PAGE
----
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Author Topic: Audio dropouts  (Read 6125 times)

skifastbadly

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Audio dropouts
« on: December 31, 2014, 09:33:13 pm »

Hi folks,

I've just recently moved to MC from Windows Media Player and I'm in the middle of an immense learning curve.  I have a bunch of questions but the current pressing one is Where are all the dropouts coming from?

I never experienced dropouts with WMP but it's a fairly constant annoyance for me in my current configuration which is:

HP Desktop with S/PDIF out put to my Adcom DC 700 DAC
Windows 7

It seems like on just about every song, there's a dropout and it's like Chinese water torture waiting for the next one.

I've tried both "Default Audio Device Direct Sound" as well as "Realtek Digital Output with WASAPI" and there doesn't seem to be a difference.

I've downloaded the DPC latency checker, and it showed some issues but after I uploaded and installed the latest driver version for the card, the latency checker indicates all should be well.

I've tried "play from memory", I've increased the buffer and I've increased the playback latency to max (500ms) to no avail.

The files, all FLAC, are on an internal SATA hard disc.

I'm running out of ideas and hope someone has a hint for me.

I do get a lot of "Disc Spinning Up" messages which I've NEVER seen before, which I infer could be related....


Is there something obvious that I'm missing?

 Thanks and happy 2015
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Matt

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Re: Dropout Blues
« Reply #1 on: December 31, 2014, 09:46:46 pm »

That's a weird one.

Increase buffering in Options > Audio > Device settings.

Increase pre-buffering in Options > Audio > Prebuffering.

Does that help?
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Matt Ashland, JRiver Media Center

skifastbadly

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Re: Dropout Blues
« Reply #2 on: December 31, 2014, 11:01:10 pm »

That's a weird one.

Increase buffering in Options > Audio > Device settings.

Increase pre-buffering in Options > Audio > Prebuffering.

Does that help?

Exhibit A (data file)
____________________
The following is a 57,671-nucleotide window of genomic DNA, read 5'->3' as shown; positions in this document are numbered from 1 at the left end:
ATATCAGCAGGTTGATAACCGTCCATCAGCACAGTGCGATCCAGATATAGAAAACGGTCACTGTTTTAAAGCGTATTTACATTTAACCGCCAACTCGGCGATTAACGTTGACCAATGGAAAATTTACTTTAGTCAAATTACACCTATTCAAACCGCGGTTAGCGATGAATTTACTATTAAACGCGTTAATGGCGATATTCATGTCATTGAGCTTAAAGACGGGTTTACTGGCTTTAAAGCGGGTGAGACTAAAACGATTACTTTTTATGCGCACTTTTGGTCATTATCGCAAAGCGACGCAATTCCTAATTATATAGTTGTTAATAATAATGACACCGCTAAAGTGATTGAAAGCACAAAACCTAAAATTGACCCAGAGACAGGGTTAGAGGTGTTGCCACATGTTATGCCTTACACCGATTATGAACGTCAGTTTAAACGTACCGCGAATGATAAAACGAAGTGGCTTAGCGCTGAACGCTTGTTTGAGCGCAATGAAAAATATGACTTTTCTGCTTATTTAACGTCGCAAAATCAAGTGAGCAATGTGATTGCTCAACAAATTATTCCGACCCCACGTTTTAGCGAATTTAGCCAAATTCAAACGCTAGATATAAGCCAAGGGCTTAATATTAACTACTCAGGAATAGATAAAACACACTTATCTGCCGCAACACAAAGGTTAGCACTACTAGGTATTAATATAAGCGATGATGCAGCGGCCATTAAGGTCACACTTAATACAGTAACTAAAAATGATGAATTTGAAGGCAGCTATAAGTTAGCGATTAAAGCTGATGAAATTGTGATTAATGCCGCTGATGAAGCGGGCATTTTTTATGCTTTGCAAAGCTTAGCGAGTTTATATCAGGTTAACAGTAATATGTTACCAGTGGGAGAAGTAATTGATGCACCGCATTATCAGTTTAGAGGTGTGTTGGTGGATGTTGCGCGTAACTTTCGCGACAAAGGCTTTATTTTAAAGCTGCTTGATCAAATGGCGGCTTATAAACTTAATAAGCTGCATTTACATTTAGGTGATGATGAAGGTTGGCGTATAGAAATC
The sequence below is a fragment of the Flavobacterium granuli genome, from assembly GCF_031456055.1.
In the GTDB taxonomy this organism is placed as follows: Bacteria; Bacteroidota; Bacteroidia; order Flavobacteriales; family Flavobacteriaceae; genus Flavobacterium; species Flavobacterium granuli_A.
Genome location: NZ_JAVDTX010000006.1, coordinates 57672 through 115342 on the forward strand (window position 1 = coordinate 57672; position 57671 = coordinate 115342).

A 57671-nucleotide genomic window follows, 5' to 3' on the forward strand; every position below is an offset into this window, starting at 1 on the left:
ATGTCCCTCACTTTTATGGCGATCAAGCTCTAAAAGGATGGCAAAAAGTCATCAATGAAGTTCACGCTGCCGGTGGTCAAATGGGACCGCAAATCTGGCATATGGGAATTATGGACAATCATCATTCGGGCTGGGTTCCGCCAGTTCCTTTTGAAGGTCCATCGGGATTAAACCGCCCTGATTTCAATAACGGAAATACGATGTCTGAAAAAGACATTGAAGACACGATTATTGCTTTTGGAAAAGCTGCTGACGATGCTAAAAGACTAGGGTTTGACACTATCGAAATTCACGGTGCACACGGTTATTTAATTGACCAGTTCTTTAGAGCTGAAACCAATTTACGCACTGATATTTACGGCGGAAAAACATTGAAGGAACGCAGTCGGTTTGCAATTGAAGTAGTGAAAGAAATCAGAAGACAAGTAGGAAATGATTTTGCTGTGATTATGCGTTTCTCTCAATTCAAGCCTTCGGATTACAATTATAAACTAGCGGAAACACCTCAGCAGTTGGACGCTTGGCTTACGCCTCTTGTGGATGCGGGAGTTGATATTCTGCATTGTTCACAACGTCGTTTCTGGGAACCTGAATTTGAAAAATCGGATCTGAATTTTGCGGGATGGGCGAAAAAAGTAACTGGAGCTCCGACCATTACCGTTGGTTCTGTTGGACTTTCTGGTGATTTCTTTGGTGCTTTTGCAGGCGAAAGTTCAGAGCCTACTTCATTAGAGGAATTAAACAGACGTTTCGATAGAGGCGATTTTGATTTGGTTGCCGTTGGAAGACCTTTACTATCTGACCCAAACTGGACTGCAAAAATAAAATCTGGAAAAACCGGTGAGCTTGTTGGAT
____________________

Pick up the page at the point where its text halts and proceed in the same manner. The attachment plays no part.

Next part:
Hmm not really, I maxed out both parameters.   I do have HDMI for the monitor, might there be a clash there?
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JimH

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Re: Dropout Blues
« Reply #3 on: January 01, 2015, 02:09:36 am »

Try the thread called "Weird and Wonderful".  There is a link in my signature.  I just added a post yesterday on a problem that was caused by an Intel tool.  Antivirus programs can also cause such problems.
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CountryBumkin

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Re: Dropout Blues
« Reply #4 on: January 01, 2015, 06:52:31 am »

Can you try playing using "Windows" sound device (e.g. Realtek to desktop speakers) for testing purposes and remove the DAC from the equation? If it has no drop out then I would focus the troubleshooting on the DAC or its connection. If it still drops out, then you would focus on the computer/JRiver settings. Regarding "disk spin up" messages, perhaps check in Windows>Power Options >Advanced settings and see what the disk sleep time is set to.
IMO
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Arindelle

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Re: Dropout Blues
« Reply #5 on: January 01, 2015, 08:43:04 am »

Hi

A friend of mine had a similiar issue ... and it was DAC related. Could you do the test first, something like CountryBumpkin mentioned ? Maybe you were using Direct sound before (to avoid imho) and WMA just let you get away with it ....

Googling your DAC it seems like it has some age to it. (maybe before WASAPI was widely used?) -- on my friends system, I switched from WASAPI to ASIO and it worked much better. As his DAC was old and did not provide drivers I used the JRiver ASIO; if you are using another internal soundcard other than the motherboard, might want to take that "out of the equation" too or use the ASIO driver if it was provided with the board.  For testing purposes, if you are using the WDM driver from JRiver you might want to disable that and use the recommended latency settings first ... especially sa these have not had any real effect so far.